Uriah Phillips Levy Biography

“My parents were Israelites, and I was nurtured in the faith of my ancestors… I am an American, a sailor and a Jew.”

– Commodore Uriah P. Levy, USN

Uriah Phillips Levy was born in Philadelphia to a large, patriotic, Sephardic Jewish family, whose ancestors were among the first Jewish settlers in the colonies, arriving in 1645. At age 10, he ran away from home to serve as a cabin boy on the trading ship New Jerusalem, but as promised, returned to Philadelphia for his Bar Mitzvah. In 1807, Levy returned to the sea as a sailing master and part owner of the merchant ship George Washington. As a captain, Levy insisted that on his ships every Sunday religious services were to be held and no work be performed except that which was absolutely necessary.

During the War of 1812, while fighting the British, Levy’s ship was captured. He and his crew were taken captive, and sent to England’s notorious Dartmoor Prison. Levy was not released until the end of the war, 16 months later.

Although Levy had an extraordinary service record, he was court-martialed by the US Navy six times during his career. The last court-martial resulted after charges were brought against Levy for ordering a “peculiar” (non-corporal) type of punishment for a sailor aboard the USS Vandalia. Instead of flogging as a means of punishment, Levy used public humiliation to control unruly crewmen. The Navy favored the use of corporal punishment as a means of discipline and was determined to punish Levy for his failure to adhere to standard procedures.

In 1842, the naval court unanimously ruled that Levy be dismissed for his “cruel and scandalous” methods of punishment. However, when the verdict was forwarded to President John Tyler for review, the President lessened the sentence to one year’s suspension and personally criticized the court for the “extent of punishment” towards Levy.

In 1855, Levy was one of three captains eliminated from the ranks in an attempt to “promote the efficiency of the Navy.” Levy was certain that anti-Semitism was the root cause of this unfair dismissal and sought to overturn the order. Thirteen respected naval and government officials, including former Secretary of the Navy George Bancroft, testified on Levy’s behalf. The testimony revealed that Levy was a victim of prejudice because he “did not enter the service as a Midshipman” and, in the words of Bancroft, “because he was of the Jewish persuasion.”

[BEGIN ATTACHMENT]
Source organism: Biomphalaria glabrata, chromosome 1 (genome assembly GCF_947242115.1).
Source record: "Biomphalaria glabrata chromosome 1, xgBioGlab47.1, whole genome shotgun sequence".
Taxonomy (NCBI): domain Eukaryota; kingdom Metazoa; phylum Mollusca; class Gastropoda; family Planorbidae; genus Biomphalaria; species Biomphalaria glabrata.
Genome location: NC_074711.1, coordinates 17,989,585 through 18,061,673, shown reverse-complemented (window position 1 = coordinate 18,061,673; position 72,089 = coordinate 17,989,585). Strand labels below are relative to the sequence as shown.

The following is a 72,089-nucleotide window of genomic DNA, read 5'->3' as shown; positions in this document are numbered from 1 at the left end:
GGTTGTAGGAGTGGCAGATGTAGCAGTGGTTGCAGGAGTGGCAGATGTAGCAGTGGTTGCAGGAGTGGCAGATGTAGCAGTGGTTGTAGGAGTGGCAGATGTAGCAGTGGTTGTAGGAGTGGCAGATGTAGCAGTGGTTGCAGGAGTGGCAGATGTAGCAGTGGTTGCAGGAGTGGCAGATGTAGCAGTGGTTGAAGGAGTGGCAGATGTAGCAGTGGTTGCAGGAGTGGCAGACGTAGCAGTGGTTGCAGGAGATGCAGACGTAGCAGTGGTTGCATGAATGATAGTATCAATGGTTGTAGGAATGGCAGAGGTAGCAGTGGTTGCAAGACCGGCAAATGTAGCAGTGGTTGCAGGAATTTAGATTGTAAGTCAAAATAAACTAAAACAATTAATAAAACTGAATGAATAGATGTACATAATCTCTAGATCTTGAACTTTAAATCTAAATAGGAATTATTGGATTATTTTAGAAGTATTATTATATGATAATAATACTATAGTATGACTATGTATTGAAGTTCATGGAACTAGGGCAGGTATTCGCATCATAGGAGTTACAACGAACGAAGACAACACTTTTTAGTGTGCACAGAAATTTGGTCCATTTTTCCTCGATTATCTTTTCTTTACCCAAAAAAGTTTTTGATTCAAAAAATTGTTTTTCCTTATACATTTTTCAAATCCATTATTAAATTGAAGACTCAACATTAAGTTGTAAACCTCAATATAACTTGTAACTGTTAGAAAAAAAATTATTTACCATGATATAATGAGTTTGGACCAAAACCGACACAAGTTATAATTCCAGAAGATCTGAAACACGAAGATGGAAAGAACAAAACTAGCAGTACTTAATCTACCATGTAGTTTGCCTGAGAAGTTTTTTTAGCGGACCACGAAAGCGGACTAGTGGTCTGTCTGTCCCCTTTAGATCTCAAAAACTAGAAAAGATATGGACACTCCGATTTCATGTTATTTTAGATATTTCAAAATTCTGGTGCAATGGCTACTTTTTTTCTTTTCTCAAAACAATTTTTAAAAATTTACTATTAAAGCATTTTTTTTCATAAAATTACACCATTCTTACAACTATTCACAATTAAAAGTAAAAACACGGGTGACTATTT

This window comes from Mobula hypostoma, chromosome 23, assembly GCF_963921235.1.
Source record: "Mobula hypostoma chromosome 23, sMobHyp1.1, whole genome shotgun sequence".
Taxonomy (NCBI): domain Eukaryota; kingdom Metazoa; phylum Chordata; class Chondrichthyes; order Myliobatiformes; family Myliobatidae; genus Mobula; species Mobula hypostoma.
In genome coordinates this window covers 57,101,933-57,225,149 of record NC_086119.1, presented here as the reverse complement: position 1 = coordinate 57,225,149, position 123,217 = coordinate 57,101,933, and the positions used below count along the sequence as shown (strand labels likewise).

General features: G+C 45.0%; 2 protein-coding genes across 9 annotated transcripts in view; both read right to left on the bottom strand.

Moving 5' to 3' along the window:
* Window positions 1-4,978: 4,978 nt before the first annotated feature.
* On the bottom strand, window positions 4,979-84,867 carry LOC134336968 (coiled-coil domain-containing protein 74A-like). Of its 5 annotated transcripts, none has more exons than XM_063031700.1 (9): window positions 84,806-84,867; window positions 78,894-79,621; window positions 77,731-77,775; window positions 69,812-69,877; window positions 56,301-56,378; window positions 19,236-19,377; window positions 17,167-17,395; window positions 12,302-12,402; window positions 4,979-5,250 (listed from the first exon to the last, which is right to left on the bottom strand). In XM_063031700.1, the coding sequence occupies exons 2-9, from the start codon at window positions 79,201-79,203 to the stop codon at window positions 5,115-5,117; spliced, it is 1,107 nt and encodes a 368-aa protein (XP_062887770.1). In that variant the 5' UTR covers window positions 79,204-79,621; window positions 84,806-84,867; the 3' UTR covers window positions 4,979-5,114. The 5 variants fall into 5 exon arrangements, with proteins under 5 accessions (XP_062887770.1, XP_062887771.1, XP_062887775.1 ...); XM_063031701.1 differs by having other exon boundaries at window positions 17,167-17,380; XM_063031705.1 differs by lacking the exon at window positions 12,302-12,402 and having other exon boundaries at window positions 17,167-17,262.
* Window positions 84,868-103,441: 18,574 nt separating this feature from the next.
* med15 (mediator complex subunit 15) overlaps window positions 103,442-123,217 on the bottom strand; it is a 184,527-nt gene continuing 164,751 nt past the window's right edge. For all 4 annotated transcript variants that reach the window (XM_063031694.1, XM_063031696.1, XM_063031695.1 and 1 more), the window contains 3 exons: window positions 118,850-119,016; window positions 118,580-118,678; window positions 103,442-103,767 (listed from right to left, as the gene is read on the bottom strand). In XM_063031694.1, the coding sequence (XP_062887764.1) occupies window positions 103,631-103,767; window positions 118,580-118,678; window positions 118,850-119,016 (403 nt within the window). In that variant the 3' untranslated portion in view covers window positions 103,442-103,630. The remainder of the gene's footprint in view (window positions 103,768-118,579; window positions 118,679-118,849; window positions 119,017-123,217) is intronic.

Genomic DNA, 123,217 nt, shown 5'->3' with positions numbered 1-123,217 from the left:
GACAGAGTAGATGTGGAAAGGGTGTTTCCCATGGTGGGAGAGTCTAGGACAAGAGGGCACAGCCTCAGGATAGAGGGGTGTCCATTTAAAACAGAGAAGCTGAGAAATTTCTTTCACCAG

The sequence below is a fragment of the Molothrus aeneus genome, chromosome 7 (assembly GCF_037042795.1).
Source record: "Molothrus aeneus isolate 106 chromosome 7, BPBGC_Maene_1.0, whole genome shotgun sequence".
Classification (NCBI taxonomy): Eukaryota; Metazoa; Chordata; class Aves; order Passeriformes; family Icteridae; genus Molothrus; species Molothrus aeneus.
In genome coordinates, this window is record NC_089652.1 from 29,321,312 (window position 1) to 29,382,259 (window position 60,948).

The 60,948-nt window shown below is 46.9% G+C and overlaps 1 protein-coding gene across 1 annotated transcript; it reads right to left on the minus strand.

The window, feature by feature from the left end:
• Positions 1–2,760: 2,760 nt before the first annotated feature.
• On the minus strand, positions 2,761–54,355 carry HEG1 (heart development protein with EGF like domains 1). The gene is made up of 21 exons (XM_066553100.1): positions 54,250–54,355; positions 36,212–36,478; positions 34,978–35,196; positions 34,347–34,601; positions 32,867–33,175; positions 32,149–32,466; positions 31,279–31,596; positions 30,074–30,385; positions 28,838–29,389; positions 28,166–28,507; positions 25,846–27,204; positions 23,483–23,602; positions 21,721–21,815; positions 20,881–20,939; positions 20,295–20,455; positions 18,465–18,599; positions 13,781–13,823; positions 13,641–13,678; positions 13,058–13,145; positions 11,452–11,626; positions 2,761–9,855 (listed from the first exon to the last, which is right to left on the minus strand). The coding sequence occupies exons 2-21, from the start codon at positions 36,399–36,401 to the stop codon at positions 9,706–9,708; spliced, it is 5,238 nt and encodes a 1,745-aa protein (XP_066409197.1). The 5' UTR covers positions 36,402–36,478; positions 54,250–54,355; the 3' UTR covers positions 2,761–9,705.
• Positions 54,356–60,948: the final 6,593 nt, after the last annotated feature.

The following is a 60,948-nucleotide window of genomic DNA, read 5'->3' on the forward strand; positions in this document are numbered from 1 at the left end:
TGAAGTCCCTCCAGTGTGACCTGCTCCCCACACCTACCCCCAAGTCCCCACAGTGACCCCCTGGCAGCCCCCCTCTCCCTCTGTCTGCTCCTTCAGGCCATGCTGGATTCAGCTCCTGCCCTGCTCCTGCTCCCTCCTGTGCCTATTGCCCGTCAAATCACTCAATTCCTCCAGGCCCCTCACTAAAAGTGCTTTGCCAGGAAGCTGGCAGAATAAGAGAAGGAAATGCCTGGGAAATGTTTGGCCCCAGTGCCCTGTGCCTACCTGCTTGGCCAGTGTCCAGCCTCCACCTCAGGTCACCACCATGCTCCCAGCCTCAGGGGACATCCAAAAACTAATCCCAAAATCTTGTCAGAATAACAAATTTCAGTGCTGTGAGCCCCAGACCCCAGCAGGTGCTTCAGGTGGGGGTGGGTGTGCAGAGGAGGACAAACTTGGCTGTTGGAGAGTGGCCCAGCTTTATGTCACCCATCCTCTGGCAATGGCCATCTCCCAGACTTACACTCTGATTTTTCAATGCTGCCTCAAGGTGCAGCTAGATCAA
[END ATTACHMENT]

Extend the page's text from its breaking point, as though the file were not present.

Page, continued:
Levy was restored to active duty on December 24, 1857. Four months after his reinstatement, he was promoted to the Navy’s highest rank of Commodore and placed in charge of the entire Mediterranean fleet. In addition to his love for America, Levy was equally proud of his Jewish heritage. He firmly believed that he needed to lead the way for other Jewish-Americans who desired a life in the United States military. In addition to his many accomplishments as a naval officer, Levy led an equally successful life as a civilian. As an entrepreneur, Levy followed his religious traditions and provided substantial gifts of tzedakah (charity), becoming a great philanthropist.

In a gesture of patriotism, Uriah P. Levy spent a large portion of his fortune paying homage to his hero, Thomas Jefferson. Levy admired Jefferson for championing the cause of religious freedom for all Americans, so he purchased and restored Monticello, the late Jefferson’s home, and opened it to the public.

Monticello remained in the Levy family until 1923, when the Thomas Jefferson Memorial Foundation purchased the estate. A statue of Thomas Jefferson was also commissioned by Levy and donated to the United States government. It now stands in the rotunda of the U.S. Capitol. Commodore Levy died on March 22, 1862, and received a traditional Jewish funeral with full military honors. He left behind many legacies: that year, Congress passed the law abolishing the use of corporal punishment in the U.S. Navy; the USS Levy, an escort destroyer, was commissioned and launched during World War II; and Monticello was restored to her former Jeffersonian glory. While Levy thought of himself as an American sailor, his strongest feelings were stated clearly for the Jewish people, particularly in this statement:

“They are unsurpassed by any other portion of our people in loyalty to the Constitution, and to the Union; by their support of our laws; by the cheerfulness with which they contribute to the public burthens; and by the liberal donations many of them have made to promote the general interests of education and charity.”